MD reiterates search incident doctrine

Maryland reiterates search incident. “Considering these cases together, a clearer picture of the search incident to arrest exception emerges. Pacheco reminds us that, for the exception to apply, there must first exist probable cause to arrest before conducting the search. Taylor demonstrates that two scenarios will trigger the application of the search incident to arrest exception: where an arrestee is within reaching distance of the vehicle and where the police have reason to believe the vehicle contains evidence of the crime of arrest. Finally, White clarifies the distinct rules and requirements of the exception in the vehicular context. First, there must be an arrest in conjunction with the search, and, as Pacheco reiterated, this arrest must be supported by probable cause. Second, the part of the exception allowing a search for evidence of the crime of arrest applies only to vehicular searches. Third, the exception requires the lower standard of reasonable suspicion, rather than probable cause, that the vehicle contains evidence of the crime. Fourth, the search incident to arrest must be limited to the passenger compartment. Fifth, the search is limited to evidence of the offense for which the defendant is arrested.” Rodriguez v. State, 2023 Md. App. LEXIS 356 (June 1, 2023).*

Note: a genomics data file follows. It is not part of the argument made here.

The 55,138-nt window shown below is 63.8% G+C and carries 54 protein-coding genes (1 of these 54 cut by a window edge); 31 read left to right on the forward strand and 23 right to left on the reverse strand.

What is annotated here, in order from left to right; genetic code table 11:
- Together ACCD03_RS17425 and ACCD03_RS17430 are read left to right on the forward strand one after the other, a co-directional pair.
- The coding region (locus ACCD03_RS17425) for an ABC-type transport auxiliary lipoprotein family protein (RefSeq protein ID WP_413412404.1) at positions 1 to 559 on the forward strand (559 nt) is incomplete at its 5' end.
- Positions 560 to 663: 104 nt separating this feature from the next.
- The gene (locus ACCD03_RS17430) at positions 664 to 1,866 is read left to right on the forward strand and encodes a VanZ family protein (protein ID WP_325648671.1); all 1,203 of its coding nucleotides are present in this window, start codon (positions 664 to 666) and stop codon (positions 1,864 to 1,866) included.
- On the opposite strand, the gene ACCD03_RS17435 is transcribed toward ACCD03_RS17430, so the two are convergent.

The search warrant was “arguably overbroad,” and defendant was thought to be involved in many homicides. However, it wasn’t so overbroad that the good faith exception should not apply. United States v. Cawthorn, 2023 U.S. Dist. LEXIS 96352 (D. Md. May 31, 2023).*

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